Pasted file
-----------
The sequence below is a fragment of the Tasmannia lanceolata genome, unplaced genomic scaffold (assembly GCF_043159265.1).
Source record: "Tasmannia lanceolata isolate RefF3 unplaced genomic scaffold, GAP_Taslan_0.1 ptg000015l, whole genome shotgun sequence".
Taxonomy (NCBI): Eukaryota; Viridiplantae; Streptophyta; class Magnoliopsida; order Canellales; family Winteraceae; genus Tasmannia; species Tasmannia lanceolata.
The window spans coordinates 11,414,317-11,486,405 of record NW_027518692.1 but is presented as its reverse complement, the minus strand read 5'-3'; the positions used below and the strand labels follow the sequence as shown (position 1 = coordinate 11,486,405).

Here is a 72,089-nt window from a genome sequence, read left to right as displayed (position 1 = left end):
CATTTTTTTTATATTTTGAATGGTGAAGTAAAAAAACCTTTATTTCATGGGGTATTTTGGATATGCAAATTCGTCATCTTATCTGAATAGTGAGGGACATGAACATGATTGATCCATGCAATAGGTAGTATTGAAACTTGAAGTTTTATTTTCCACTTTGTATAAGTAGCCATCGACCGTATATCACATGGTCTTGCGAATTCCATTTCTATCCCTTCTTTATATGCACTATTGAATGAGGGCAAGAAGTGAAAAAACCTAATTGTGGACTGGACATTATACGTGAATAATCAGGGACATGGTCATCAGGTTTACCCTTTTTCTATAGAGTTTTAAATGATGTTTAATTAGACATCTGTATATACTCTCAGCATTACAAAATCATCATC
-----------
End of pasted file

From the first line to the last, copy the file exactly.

The sequence below is a fragment of the Tasmannia lanceolata genome, unplaced genomic scaffold (assembly GCF_043159265.1).
Source record: "Tasmannia lanceolata isolate RefF3 unplaced genomic scaffold, GAP_Taslan_0.1 ptg000015l, whole genome shotgun sequence".
Taxonomy (NCBI): Eukaryota; Viridiplantae; Streptophyta; class Magnoliopsida; order Canellales; family Winteraceae; genus Tasmannia; species Tasmannia lanceolata.
The window spans coordinates 11,414,317-11,486,405 of record NW_027518692.1 but is presented as its reverse complement, the minus strand read 5'-3'; the positions used below and the strand labels follow the sequence as shown (position 1 = coordinate 11,486,405).

Here is a 72,089-nt window from a genome sequence, read left to right as displayed (position 1 = left end):
CATTTTTTTTATATTTTGAATGGTGAAGTAAAAAAACCTTTATTTCATGGGGTATTTTGGATATGCAAATTCGTCATCTTATCTGAATAGTGAGGGACATGAACATGATTGATCCATGCAATAGGTAGTATTGAAACTTGAAGTTTTATTTTCCACTTTGTATAAGTAGCCATCGACCGTATATCACATGGTCTTGCGAATTCCATTTCTATCCCTTCTTTATATGCACTATTGAATGAGGGCAAGAAGTGAAAAAACCTAATTGTGGACTGGACATTATACGTGAATAATCAGGGACATGGTCATCAGGTTTACCCTTTTTCTATAGAGTTTTAAATGATGTTTAATTAGACATCTGTATATACTCTCAGCATTACAAAATCATCATC